National Broadband Network – Opportunities to capitalise on the biggest infrastructure project in Australia's history.
In April 2009, the Federal Government stunned the ITC industry with its announcement that it will establish a new company that will invest up to $43 billion over eight years to build and operate a National Broadband Network (NBN). In short, the NBN will comprise the single biggest infrastructure undertaking in Australia's history.
Under the plans, the funding for the network will offer speeds initially of up to 100 megabits per second which will be provided by a National Broadband Network Corporation (NBN Company) in which the Government will be the majority shareholder. The network will be operated separately from other carriers such as Telstra and Optus.
This latest announcement is made in the shadow of the previous NBN proposal by the Federal Government, which was terminated on 7 April 2009 upon advice from an independent panel of experts that none of the proposals from industry participants offered value for money. It is therefore worthwhile to briefly cover the background behind this latest announcement.
The Federal Government announced on 7 December 2007 that it would build a national high speed broadband fibre to the node network (FTTN) and that it would conduct a formal tendering process to determine who would build the network.
The Commonwealth received proposals from the following six parties:
- Acacia Australia Pty Ltd;
- Axia NetMedia Corporation;
- Optus Network Investment Pty Ltd;
- The Crown in Right of Tasmania;
- Telstra Corporation Limited; and
- TransACT Capital Communications Pty Ltd.1
On 13 December 2008, the panel decided that Telstra's proposal in the NBN request for proposal (RFP) process was non-compliant as it failed to submit a small and medium enterprise plan as required under the RFP.2 On this basis, the panel and the Commonwealth concluded Telstra had not met the conditions of participation and was excluded from further consideration in the RFP process.
The Government then terminated the tendering process citing the rapid deterioration of the global economy and that none of the national proposals offered value for money.
To understand the NBN and its implications, it is important to first understand some of the technical lingo. The most important element of a broadband network is 'speed'. Speed concerns 'bits' and 'bytes' and how many of them you can transmit.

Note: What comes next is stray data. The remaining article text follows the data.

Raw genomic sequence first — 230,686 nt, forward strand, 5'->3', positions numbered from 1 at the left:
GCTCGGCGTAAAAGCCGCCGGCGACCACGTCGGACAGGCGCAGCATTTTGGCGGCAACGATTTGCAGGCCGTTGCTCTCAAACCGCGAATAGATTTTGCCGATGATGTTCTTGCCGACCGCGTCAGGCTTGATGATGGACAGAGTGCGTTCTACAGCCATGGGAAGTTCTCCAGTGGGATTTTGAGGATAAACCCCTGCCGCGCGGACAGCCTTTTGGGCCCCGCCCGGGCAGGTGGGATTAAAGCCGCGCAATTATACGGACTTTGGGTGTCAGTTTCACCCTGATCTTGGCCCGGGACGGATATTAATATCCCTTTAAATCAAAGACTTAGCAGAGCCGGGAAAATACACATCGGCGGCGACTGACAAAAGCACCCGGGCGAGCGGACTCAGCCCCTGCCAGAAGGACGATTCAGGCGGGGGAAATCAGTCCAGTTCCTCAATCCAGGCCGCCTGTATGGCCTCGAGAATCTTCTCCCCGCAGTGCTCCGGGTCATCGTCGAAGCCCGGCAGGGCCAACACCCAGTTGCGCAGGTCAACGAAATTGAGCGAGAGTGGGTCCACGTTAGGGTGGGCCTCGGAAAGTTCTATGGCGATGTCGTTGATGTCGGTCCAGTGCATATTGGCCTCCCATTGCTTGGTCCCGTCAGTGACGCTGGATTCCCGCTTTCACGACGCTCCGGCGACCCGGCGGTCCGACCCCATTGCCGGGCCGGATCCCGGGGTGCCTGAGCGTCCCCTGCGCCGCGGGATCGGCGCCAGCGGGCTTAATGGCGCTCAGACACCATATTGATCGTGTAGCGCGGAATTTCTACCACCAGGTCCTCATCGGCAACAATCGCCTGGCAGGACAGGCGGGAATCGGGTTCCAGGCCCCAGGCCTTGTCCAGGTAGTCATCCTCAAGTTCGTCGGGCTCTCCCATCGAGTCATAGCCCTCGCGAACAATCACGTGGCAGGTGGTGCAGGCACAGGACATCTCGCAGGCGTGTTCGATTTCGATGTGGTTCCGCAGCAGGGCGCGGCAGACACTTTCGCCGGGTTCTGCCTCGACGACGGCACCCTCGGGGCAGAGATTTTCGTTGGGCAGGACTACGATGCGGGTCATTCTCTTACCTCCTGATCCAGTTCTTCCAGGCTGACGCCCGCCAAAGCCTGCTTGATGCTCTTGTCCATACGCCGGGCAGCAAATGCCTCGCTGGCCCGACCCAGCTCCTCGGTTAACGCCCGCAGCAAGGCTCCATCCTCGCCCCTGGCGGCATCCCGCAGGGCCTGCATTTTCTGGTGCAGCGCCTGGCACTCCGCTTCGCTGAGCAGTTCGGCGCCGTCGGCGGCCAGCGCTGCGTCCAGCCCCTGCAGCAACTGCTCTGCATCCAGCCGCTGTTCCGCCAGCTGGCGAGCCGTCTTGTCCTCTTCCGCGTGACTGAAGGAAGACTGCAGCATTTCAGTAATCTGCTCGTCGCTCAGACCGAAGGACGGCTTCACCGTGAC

A 'bit' is the fundamental unit of data, and is typically represented as a binary 0 or a binary 1. If you combine eight bits together then this constitutes a 'byte'.
So how are these units of data used to transmit meaningful data?
If you want to download a colour picture, that picture is made of millions of dots known as 'pixels'. Each pixel in a standard colour picture will use around 3 bytes to represent each pixel (1 byte each representing red, blue and green).
Then there are movies. Movies transmit as a series of pictures known as 'frames'. For a movie to be smooth it must be transmitted in or about 25 to 30 frames a second (that is 25 to 30 pictures a second).
Using these examples, you can begin to understand why you need to send millions upon millions of bits of data every second in order to facilitate many modern uses of the internet.
What the Federal Government proposes with the NBN is known as fibre to the home (FTTH). This technology differs from traditional copper wire networks and coaxial cable (which comprise most of Australia's telecommunications network), as it uses optical fibre which is basically a thread of glass that fires a beam of light down it rather than an electrical signal. This technology in simple language allows for far greater amounts data to be transmitted than traditional technologies, potentially thousands or even millions or megabits per second.
Issues in implementation
"A conflict of interest arises when a monopoly carrier is required by law to provide network access to its retail competitors, and is also required by law to maximise the return to its shareholders".3